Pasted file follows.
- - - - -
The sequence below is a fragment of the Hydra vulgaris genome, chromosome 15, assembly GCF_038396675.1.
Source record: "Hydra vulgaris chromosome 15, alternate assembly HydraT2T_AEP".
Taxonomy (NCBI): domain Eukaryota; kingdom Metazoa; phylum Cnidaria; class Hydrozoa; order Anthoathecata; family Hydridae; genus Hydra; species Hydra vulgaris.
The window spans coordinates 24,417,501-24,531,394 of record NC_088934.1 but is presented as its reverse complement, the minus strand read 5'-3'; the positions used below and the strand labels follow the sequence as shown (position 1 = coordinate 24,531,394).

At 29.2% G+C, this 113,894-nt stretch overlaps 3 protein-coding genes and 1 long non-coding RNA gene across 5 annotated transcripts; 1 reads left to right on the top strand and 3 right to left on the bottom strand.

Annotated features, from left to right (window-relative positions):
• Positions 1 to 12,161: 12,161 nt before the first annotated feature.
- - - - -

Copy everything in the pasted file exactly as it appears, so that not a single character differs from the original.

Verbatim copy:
The sequence below is a fragment of the Hydra vulgaris genome, chromosome 15, assembly GCF_038396675.1.
Source record: "Hydra vulgaris chromosome 15, alternate assembly HydraT2T_AEP".
Taxonomy (NCBI): domain Eukaryota; kingdom Metazoa; phylum Cnidaria; class Hydrozoa; order Anthoathecata; family Hydridae; genus Hydra; species Hydra vulgaris.
The window spans coordinates 24,417,501-24,531,394 of record NC_088934.1 but is presented as its reverse complement, the minus strand read 5'-3'; the positions used below and the strand labels follow the sequence as shown (position 1 = coordinate 24,531,394).

At 29.2% G+C, this 113,894-nt stretch overlaps 3 protein-coding genes and 1 long non-coding RNA gene across 5 annotated transcripts; 1 reads left to right on the top strand and 3 right to left on the bottom strand.

Annotated features, from left to right (window-relative positions):
• Positions 1 to 12,161: 12,161 nt before the first annotated feature.